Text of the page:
Oregon Court of Appeals upholds a 2009 DUI law
Reports have confirmed that the Oregon Court of Appeals supported a 2009 law in which the period to determine someone’s eligibility for diversion from drunken-driving charges increased on Wednesday.
Boyd Robert Carroll, who was convicted of drunken driving in December 2009, challenged the law. He was charged and convicted of drunken driving in Benton County. Carroll already had two previous convictions 12 years before his arrest in 2009 for drunk driving.
A diversion petition was filed by Carroll, but it was denied under the longer look-back period in the new law. Carroll sued the state, declaring that the change in the 2009 law is violation of a state constitutional guarantee against making crimes retroactive. However, Judge Robert Wolheim said in writing for a three-member appeals panel that diversion itself is not punishment.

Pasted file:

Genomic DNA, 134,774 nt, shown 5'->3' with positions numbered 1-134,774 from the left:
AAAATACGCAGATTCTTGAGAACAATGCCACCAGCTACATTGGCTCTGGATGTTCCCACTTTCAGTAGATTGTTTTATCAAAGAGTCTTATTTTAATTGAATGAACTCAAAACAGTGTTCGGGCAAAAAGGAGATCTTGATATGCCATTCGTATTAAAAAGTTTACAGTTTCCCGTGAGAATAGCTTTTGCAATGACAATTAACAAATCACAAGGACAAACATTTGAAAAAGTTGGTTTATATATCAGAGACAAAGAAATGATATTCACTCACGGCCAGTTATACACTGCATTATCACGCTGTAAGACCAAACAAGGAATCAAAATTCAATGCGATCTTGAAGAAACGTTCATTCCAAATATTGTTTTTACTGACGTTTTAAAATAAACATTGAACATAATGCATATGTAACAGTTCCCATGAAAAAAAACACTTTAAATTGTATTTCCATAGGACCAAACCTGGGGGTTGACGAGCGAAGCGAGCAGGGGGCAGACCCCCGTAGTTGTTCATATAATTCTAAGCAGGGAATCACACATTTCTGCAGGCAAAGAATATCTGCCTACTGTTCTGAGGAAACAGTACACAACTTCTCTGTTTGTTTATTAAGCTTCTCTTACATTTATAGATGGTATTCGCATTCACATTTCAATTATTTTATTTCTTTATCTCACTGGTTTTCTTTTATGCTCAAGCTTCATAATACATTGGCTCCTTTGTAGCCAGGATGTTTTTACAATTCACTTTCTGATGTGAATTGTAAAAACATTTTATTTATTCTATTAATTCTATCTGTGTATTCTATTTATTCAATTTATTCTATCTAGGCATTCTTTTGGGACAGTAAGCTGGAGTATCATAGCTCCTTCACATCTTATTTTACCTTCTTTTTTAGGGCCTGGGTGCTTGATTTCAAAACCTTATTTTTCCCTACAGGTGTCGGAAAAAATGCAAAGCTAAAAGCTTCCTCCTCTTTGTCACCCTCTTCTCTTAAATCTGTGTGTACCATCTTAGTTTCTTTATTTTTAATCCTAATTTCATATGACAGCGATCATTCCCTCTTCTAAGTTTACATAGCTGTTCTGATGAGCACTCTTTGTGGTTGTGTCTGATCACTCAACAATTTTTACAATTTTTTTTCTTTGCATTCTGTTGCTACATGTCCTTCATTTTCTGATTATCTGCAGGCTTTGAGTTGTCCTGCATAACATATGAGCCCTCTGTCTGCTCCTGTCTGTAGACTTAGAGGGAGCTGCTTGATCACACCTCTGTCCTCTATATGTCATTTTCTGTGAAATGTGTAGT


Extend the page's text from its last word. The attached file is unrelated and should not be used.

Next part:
After completion of charges on Carroll, he was sentenced to three years probation and 90 days in jail for driving drunk.
According to the changes which took place in law and enforced in January 2010, the offender is eligible for diversion if there are no previous diversions or convictions for driving drunk within 15 years of filing a petition for diversion.
Under the old law, the period was 10 years.
It was decided by voters in 2008 to increase the penalty on third offense for repeat drunken-driving offenders with a mandatory 90 days stay in jail.